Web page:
My next Christmas memory is from 1988, the first Christmas that I didn’t spend with my parents. It was the 2nd Christmas after Terry and I were married. I was pregnant with our son and we spent that Christmas in Houston. We were serving part-time in a church north of Houston and Christmas fell on a Sunday that year. The church leadership decided that we should have our normal Sunday School and Church service that Sunday as well as a Christmas Eve service on Saturday night. We spent weekends in a drab little house next to the church. The furniture was old, the bed uncomfortable. Our tree, gifts and dog were all in our apartment back in Houston. After the Christmas Eve service, Terry and I went back to our little weekend house. While he prepared spaghetti for supper, I went into the bedroom and cried. I was homesick and (if I’m honest) a little hurt by the lack of consideration from our church. After some discussion, we loaded up the spaghetti and headed back to Houston for the night. We got back to our apartment about 11:00pm. For our Christmas gifts, we had agreed to a dollar limit and decided to fill a stocking for each other. So, late that night, we feasted on spaghetti and opened our stocking gifts. We drove the 2 hours back to the little church in time for Sunday School the next morning. I was so grateful for the tenderness and understanding of my husband that Christmas. At was the greatest gift.
It’s hard to pick a favorite Christmas with my Kids. I loved shopping for them and seeing their excitement. I think I enjoyed even more, the days when we would take them shopping for each other. I will always remember the excitement of looking for the “best” gift for a sibling or a parent. I believe we taught them that giving is what Christmas is all about.
I find it disappointing when I see the joy of Christmas giving transformed into the greed of Christmas getting. When I hear comments like “No one asked me what I wanted” or “I don’t want some cheap thing, I want a REAL gift” my heart sinks a little. I don’t think it’s wrong to ask for input on Christmas gifts. But, I think it’s also acceptable to be creative and give from the heart. A handmade gift tells such a different story than a mass produced one. Have I gotten things I didn’t need or want? Yes. And, I try to find something to treasure in each gift, even if it’s only the thought.
Too many of us get caught in the trap of chr”I”stmas where “I” is the most important part of the word. When that happens, it’s all about ME:
“I” want (fill in the blank)
“I” need to be central this holiday season
“I” will not be inconvenienced.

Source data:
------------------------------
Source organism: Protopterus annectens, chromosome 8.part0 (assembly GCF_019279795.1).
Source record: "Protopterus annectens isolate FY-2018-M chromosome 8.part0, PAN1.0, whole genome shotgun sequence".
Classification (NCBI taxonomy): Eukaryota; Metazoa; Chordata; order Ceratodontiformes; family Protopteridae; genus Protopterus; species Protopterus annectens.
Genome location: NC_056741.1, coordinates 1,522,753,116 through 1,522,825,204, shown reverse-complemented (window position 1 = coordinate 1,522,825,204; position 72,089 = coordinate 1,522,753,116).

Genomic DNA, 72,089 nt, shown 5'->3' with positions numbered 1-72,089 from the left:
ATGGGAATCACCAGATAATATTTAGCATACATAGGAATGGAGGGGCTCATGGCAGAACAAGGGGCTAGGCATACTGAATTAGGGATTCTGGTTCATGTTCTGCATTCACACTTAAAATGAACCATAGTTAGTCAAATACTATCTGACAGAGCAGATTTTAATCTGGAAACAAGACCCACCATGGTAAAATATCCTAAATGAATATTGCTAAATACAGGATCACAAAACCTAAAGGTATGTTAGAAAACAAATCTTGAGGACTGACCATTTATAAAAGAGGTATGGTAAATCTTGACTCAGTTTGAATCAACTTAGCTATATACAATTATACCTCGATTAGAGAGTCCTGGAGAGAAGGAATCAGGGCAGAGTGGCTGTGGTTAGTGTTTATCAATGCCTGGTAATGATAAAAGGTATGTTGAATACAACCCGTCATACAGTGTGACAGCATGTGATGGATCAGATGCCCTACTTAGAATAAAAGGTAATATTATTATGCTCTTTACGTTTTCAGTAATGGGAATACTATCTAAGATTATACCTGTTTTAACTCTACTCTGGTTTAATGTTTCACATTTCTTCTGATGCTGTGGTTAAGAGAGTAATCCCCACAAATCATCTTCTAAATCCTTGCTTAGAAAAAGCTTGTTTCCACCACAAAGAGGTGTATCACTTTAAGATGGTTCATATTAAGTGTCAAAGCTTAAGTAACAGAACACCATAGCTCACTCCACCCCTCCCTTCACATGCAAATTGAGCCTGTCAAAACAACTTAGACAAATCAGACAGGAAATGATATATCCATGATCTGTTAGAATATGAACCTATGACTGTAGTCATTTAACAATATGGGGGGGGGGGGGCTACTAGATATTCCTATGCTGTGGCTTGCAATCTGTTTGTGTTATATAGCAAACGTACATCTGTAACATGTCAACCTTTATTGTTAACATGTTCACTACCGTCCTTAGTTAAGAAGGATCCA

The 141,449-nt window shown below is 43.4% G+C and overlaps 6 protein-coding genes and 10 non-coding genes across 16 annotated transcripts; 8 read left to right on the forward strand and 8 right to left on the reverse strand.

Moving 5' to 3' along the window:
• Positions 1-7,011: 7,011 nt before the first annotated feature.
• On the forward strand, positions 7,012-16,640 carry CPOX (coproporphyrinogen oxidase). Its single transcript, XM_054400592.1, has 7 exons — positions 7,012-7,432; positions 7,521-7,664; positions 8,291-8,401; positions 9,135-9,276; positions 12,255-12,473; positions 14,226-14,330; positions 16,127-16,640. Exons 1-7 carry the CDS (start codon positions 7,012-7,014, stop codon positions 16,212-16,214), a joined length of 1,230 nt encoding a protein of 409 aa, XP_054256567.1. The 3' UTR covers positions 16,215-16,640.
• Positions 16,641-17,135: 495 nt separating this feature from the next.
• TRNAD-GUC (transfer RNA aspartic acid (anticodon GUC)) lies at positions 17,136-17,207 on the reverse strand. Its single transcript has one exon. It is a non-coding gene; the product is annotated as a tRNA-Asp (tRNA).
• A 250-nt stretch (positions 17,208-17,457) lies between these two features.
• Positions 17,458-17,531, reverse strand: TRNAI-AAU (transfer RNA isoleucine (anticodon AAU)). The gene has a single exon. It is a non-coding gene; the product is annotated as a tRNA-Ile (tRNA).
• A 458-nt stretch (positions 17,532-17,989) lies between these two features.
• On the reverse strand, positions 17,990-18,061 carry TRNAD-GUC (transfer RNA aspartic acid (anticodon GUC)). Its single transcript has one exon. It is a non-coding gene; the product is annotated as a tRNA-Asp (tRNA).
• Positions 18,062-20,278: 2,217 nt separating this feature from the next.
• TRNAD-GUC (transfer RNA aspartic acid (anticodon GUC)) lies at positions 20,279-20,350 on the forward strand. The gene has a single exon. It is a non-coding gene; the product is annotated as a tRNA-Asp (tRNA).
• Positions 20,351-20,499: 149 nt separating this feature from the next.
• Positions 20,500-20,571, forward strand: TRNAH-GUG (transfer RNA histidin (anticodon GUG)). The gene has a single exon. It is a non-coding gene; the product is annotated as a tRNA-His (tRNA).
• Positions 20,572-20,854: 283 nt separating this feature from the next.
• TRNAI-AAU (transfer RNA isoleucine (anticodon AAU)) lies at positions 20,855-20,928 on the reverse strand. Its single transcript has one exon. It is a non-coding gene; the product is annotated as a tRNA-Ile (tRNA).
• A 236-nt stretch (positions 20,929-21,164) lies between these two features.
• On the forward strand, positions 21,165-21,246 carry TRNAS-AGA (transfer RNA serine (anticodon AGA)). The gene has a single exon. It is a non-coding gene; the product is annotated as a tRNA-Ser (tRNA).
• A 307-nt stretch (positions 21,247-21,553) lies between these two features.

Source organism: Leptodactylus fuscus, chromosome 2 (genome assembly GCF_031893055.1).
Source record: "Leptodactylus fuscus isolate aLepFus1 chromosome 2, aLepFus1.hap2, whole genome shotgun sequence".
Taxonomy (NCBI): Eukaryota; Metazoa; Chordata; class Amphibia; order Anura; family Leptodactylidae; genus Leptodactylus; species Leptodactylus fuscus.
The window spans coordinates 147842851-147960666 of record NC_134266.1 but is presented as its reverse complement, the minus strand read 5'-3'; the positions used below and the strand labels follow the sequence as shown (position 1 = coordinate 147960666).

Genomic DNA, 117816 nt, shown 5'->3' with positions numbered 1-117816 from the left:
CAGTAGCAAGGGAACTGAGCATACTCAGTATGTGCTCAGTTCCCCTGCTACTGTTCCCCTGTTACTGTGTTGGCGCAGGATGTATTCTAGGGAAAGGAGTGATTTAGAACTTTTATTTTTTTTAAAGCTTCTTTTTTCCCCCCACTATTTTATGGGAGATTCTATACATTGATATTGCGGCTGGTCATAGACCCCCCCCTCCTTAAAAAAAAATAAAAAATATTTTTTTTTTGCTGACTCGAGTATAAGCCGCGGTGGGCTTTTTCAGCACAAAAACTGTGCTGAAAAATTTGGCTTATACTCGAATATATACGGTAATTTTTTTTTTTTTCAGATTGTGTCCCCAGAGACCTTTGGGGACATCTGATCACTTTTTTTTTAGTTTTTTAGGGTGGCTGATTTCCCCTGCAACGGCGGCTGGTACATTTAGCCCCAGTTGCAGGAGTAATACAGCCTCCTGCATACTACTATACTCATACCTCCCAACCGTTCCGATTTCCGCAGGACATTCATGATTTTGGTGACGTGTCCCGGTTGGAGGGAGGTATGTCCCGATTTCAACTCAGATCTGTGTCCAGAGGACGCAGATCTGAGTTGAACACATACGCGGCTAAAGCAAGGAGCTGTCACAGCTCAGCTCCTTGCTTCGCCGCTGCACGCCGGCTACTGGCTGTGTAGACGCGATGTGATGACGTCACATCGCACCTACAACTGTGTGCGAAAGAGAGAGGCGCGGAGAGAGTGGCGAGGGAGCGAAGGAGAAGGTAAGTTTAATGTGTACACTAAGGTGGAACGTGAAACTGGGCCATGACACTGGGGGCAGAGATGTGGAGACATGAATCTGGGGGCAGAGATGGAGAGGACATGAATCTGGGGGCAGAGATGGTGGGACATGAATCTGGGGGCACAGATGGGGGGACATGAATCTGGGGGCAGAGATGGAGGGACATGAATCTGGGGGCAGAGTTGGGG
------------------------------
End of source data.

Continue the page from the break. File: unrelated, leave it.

“I” don’t care what you need unless it works for me.
“I” deserve to be happy.
The holiday season can be very difficult and life experiences often exaggerate issues.
The family that is missing a key member for the holidays, grieves for the loss of the person as well as many customs. You may not be able to carry on all of your traditions. Why not try something new this year. Don’t be afraid to be original. After my husband died, I didn’t want to celebrate. It took a few years to face Christmas with any type of joyful spirit. When we were ready, we changed a few things. Our tree was no longer traditional. It was white and decorated in pink, purple, orange and lime green. We used flamingos and boas to liven it up. We still added a Santa figure to Terry’s collection and a house to his village. But, we found new ways to move forward.
Blended families may being a competitiveness to the holidays. There may be a desire to provide the “best” experience. And, when adult children marry it adds another level of stress to the holidays. There are expectations of family traditions from every branch of the family. It can be exhausting trying to live up to it all. Young families need to set their own traditions and accept that not everything will remain the same. We celebrate the Sunday before Thanksgiving and Christmas with our children and their significant others. That’s frees up the actual holiday for whatever the individual family groups need/want to do. I’ll spend some “Mumzy time” with my grandson as well.
Too often, the holidays are a stress on the budget. You may feel the need to spend money you really don’t have and as a result, go into debt. I think I forget the lesson from the story of the Little Drummer Boy. He gave what he had. He played his drum. It didn’t matter that there were greater gifts being given. He gave what he had. When we give the best that we can, it shouldn’t have to live up to anything else. It is the BEST.
When “I” become the center of the holiday season, I miss the reason of the season.